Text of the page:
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I'm currently studying different approaches to supplying a PCB which needs both 3.3V and 5V from a wide range DC input source (i.e., 6-36V.)

The most common layout I've come across is V_in(6-36) -> buck (3.3) -> boost (5.) Is there a reason for this being the most common? What are the potential drawbacks of V_in (6-36) -> buck(5) -> buck(3.3,) or not putting them in series at all and simply using two buck converters side by side?

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  • \$\begingroup\$ To some extent it depends how much current you need on each rail. Which you haven't mentioned. You can make a case for any of those scenarios (and a couple of others) for different requirements. \$\endgroup\$ Sep 7, 2021 at 16:27
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    \$\begingroup\$ I would not say most common (far from it actually) but one reason to do that is dropout with a 6V input being unable to support 5V.. \$\endgroup\$
    – DKNguyen
    Sep 7, 2021 at 16:28
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    \$\begingroup\$ Another reason could be supply sequencing, eg. when the 3V rail must always be on before the 5V rail. \$\endgroup\$
    – DamienD
    Sep 7, 2021 at 16:33
  • \$\begingroup\$ Thanks a lot, could you elaborate on how different currents affect the choice? In my specific case its going to be in the 100-400mA range for both. But I'm interested in the general case and the reasons for that. \$\endgroup\$
    – paulst
    Sep 7, 2021 at 16:35
  • \$\begingroup\$ Downstream converters load the upstream converters they are connected to. So if you have a 10A supply, you probably want it running through minimal upstream converters, \$\endgroup\$
    – DKNguyen
    Sep 7, 2021 at 16:36

2 Answers 2

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If the 5V requires only a small current, using a boost (or even a flying-cap converter) from 3.3V would give wide flexibility for the input voltage. For higher 5V current it could instead be a buck-boost directly from Vin, which would be more efficient than boosting from the 3.3V rail.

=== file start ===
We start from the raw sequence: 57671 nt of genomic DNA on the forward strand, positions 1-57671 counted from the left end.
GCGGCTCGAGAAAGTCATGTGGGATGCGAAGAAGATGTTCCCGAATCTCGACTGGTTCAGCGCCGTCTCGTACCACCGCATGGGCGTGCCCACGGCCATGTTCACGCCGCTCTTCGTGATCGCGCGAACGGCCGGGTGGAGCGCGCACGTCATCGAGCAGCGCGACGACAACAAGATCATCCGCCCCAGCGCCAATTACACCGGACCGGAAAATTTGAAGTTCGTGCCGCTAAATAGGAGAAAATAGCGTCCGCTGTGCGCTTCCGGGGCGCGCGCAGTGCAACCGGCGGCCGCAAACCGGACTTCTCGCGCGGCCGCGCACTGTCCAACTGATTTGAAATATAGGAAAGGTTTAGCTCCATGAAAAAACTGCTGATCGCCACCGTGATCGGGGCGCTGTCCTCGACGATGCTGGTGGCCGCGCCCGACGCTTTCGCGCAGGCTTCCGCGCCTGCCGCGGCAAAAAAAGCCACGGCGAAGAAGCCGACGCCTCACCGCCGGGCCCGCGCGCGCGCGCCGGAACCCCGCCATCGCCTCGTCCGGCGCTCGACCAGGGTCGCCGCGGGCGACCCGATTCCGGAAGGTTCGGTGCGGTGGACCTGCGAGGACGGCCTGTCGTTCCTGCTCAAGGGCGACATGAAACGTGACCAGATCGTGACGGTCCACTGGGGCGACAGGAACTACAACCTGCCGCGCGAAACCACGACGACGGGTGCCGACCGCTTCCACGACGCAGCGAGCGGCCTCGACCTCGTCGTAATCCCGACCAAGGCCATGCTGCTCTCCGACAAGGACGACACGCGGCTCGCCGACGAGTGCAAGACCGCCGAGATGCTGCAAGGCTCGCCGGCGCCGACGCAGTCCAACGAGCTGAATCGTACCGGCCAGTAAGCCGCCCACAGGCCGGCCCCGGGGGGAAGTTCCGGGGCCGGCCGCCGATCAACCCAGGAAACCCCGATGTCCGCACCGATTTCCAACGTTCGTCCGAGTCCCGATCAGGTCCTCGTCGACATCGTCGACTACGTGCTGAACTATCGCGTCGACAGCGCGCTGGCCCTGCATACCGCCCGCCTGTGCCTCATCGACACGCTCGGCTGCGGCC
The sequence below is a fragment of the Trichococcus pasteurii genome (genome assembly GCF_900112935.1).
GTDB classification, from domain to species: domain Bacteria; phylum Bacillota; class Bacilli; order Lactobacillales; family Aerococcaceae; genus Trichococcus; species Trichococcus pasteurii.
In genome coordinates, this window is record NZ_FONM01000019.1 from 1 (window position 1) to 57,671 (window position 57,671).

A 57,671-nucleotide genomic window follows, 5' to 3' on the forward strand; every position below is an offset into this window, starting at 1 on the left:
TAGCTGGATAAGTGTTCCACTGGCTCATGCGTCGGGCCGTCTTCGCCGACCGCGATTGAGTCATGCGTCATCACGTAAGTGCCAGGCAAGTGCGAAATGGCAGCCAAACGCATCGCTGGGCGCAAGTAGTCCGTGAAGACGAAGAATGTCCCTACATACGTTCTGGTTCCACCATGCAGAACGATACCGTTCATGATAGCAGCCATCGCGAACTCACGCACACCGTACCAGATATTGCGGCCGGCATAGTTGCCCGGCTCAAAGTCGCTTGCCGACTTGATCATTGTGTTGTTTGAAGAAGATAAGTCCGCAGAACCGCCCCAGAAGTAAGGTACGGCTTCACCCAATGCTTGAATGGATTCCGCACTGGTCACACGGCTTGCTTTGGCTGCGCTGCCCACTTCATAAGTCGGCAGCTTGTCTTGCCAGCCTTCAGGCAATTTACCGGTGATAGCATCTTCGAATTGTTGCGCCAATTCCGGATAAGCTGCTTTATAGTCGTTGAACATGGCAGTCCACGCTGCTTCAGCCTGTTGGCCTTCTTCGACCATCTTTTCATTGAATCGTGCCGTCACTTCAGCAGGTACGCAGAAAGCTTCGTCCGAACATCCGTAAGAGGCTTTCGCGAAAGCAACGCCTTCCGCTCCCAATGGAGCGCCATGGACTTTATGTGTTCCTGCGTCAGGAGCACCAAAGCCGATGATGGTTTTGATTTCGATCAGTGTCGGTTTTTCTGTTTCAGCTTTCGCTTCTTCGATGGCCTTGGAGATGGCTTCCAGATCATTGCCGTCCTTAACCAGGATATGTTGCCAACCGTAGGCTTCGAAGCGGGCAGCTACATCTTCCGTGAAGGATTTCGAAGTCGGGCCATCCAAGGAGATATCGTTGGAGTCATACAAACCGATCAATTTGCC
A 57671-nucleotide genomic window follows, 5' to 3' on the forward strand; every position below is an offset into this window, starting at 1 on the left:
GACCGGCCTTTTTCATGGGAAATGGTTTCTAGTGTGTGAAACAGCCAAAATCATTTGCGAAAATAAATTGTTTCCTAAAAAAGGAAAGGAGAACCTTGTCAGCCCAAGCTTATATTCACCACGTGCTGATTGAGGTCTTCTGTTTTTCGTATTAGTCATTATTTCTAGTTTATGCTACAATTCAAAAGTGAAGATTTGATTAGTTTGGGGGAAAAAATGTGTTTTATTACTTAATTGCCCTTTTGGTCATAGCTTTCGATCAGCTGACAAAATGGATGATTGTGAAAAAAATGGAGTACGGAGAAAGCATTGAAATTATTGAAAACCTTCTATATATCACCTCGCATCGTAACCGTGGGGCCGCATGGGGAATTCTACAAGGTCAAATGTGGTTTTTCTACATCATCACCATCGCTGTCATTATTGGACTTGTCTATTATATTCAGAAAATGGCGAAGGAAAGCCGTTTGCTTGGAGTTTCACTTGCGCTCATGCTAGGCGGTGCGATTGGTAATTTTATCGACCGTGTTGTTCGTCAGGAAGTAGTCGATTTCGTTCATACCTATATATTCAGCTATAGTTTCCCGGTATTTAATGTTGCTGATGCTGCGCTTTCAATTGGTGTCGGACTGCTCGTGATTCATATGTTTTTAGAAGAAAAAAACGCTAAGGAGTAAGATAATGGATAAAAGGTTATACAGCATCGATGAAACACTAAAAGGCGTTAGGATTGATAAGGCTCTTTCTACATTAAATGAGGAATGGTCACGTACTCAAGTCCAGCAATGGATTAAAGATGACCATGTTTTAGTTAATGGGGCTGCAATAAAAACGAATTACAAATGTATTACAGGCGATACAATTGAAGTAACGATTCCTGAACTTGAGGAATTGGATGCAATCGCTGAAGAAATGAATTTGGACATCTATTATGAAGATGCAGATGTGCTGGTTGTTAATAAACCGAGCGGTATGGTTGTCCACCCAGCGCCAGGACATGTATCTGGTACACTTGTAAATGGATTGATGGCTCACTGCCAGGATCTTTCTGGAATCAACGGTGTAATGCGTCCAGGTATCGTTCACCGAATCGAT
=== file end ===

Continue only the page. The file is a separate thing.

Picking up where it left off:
One challenge you face is the large input voltage range required. This has a profound effect on the DC-DC: the stepping ratio down to 3.3V varies from about 1.8:1 (55% duty cycle) for 6V to about 11:1 (9% duty cycle) for 36V. Why does this matter? It affects the inductor choice and switching frequency: the higher the stepping ratio, the shorter the minimum on-time becomes.

If you can step down to 5V instead for your bulk voltage, then make 3.3V from that, then these extents become 83% and 14% for 6V and 36V, respectively. This will allow a higher switching frequency. As it is, many DCDC's will run at close to 100% duty, so the lower input is doable even though the Vin-Vout overhead voltage is just 1V (some regulators will even switch to linear mode as Vin gets close to Vout.) Meanwhile your 3.3V gets to be a low-voltage input type, so possibly less expensive and able to run at a higher switching frequency.

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Because the 3.3 V current is so small, I would use a buck regulator to take the input down to 5 V, and a linear regulator to pick off some of the 5 V and turn it into 3.3 V. 0.7 W is not a lot of heat to move.

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